VNAA - Visiting Nurse Associations of America

History of the Visiting Nurse Associations of America

An Organization is Born

The VNAA was established in 1983, yet the history of visiting nurse agencies dates back to the 1880s in New York, where free nursing care was provided to the sickest and poorest who otherwise would not have access to healthcare. The influx of immigrants to the Northeast spurred several VNAs to emerge to address the increased prevalence of illness and infectious diseases, such as polio and small pox. Lillian Wald, the pioneer of public health nursing, advanced the principle that "Society benefits when healthcare is provided in the least costly and most comforting setting-most often the home."

Lillian D. Wald - Founder of the Visiting Nurse Profession
VNAALillian Wald was a nurse, social worker, public health official, teacher, author, editor, publisher, women's rights activist, and the founder of American community nursing. Her unselfish devotion to humanity is recognized around the world and her visionary programs have been widely copied everywhere. Wald was born into a German-Jewish middle-class family in Cincinnati, Ohio. In 1878, she moved with her family to Rochester, N.Y., were she attended Miss Cruttenden's English-French Boarding and Day School for Young Ladies. Upon graduation, she tried to enter Vassar but was denied, as the school thought her too young, at 16. Several years later, however, she went on to attend New York Hospital's School of Nursing.

In 1893, after a trying time at an orphanage where children were maltreated, she started to teach a home class on nursing for Lower East Side (New York) women. Not long thereafter, she began to care for sick residents of the Lower East Side, and soon decided to devote her life to this cause. Along with another nurse, Mary Brewster, she moved into a spartan room near her patients, in order to care for them better. She was the founder of the Henry Street Settlement, which later attracted the attention of Jacob Schiff, a prominent Jewish philanthropist who secretly provided her the means to help more effectively the "poor Russian Jews" whose care she made her life's mission. She was able to expand her work later, having 27 nurses helping her by 1906.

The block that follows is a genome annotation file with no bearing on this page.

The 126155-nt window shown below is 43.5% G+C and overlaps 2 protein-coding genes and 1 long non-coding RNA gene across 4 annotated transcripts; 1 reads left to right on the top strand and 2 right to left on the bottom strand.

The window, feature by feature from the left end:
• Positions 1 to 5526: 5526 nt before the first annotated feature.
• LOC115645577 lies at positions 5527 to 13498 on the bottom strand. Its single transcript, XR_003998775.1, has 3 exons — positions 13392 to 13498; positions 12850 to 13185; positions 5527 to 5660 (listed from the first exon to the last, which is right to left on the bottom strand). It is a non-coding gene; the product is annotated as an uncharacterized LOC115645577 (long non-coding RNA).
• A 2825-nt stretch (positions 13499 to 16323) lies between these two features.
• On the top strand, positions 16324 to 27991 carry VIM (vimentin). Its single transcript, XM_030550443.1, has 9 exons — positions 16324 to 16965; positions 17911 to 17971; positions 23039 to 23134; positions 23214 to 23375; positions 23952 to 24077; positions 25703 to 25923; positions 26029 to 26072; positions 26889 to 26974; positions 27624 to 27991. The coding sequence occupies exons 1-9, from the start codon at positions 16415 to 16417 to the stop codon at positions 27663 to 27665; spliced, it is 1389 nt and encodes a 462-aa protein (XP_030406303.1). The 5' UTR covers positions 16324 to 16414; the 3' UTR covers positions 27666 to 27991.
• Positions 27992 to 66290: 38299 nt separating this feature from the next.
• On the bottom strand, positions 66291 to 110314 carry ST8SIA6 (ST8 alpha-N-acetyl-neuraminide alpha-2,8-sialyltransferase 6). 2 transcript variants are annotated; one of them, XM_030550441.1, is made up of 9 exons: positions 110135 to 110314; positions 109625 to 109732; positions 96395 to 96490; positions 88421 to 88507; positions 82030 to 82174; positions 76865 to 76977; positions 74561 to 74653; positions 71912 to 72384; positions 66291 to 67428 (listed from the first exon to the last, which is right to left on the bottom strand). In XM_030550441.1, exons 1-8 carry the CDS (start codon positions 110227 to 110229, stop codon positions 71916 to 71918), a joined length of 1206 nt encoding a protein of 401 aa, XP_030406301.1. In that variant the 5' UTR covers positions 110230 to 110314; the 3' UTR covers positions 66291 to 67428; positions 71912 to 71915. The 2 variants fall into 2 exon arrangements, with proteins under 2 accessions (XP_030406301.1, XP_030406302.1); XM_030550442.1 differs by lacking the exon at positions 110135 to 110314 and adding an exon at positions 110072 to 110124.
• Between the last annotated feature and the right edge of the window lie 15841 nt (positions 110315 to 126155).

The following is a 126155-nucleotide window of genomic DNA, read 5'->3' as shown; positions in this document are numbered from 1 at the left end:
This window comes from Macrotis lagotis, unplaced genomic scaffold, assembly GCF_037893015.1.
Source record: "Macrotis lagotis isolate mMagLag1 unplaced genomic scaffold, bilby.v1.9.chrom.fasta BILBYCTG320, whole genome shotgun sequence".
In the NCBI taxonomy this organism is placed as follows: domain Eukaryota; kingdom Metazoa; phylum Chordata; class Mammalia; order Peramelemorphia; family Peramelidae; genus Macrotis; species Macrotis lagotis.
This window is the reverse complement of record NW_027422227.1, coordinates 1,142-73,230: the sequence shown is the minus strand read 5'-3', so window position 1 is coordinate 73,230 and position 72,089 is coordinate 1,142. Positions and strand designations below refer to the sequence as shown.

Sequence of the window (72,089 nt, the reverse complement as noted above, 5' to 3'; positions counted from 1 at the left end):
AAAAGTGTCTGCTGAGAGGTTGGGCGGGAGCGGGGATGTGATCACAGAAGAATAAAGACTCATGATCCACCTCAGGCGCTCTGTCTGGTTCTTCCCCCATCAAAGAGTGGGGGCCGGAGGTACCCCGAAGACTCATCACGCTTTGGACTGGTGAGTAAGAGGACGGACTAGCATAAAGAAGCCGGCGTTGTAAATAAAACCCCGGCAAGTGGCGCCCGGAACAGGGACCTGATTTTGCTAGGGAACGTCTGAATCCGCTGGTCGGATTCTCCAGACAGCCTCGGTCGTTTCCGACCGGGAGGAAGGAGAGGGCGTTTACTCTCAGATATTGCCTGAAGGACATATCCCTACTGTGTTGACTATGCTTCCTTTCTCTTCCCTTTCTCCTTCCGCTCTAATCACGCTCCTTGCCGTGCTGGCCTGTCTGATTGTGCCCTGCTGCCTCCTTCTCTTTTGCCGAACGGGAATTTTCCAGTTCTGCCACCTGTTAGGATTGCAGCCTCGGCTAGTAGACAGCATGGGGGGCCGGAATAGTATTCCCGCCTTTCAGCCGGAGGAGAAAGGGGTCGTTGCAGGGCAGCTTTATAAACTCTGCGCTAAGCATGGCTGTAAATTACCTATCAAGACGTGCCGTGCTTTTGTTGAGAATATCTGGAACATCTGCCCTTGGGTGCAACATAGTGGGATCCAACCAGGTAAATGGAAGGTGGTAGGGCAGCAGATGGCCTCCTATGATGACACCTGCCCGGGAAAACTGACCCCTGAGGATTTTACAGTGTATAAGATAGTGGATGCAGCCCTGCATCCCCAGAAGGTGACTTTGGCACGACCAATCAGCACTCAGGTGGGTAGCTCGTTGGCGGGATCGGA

She never married, preferring to devote herself fully to her career. She authored two books relating to this work, the first being The House on Henry Street, first published in 1911, followed by Windows on Henry Street in 1934. Today, Lillian Wald is widely regarded as the founder of visiting nursing in the U.S. and Canada.

She died in 1940 of a cerebral hemorrhage. Many people mourned the loss of the dedicated nurse and immigrant reformer. The Lillian Wald Houses on Avenue D (Manhattan) were named for her. Information taken from Wikipedia,

Today's VNAA

VNAAFounded in Colorado, VNAA moved to Boston more than 10 years ago and moved to Washington, DC, in 2007 to be close to the legislative action. The VNAA has established itself as the official national association for community-based nonprofit Visiting Nurse Agencies and home healthcare and hospice agencies, who care for and treat approximately four million patients each year. The nation's network of Visiting Nurse Associations share a nonprofit mission to provide cost-effective and compassionate home healthcare to some of the nation's most vulnerable individuals, particularly the elderly and individuals with disabilities. The VNAA offers a wide range of resources about home healthcare and hospice and questions to ask when considering them both.

Read more about the VNAA's history in Inside Healthcare's, "Health Solution Spotlights: Visiting Nurse Associations of America: Many Voices One Cause" article, published May 1, 2009.

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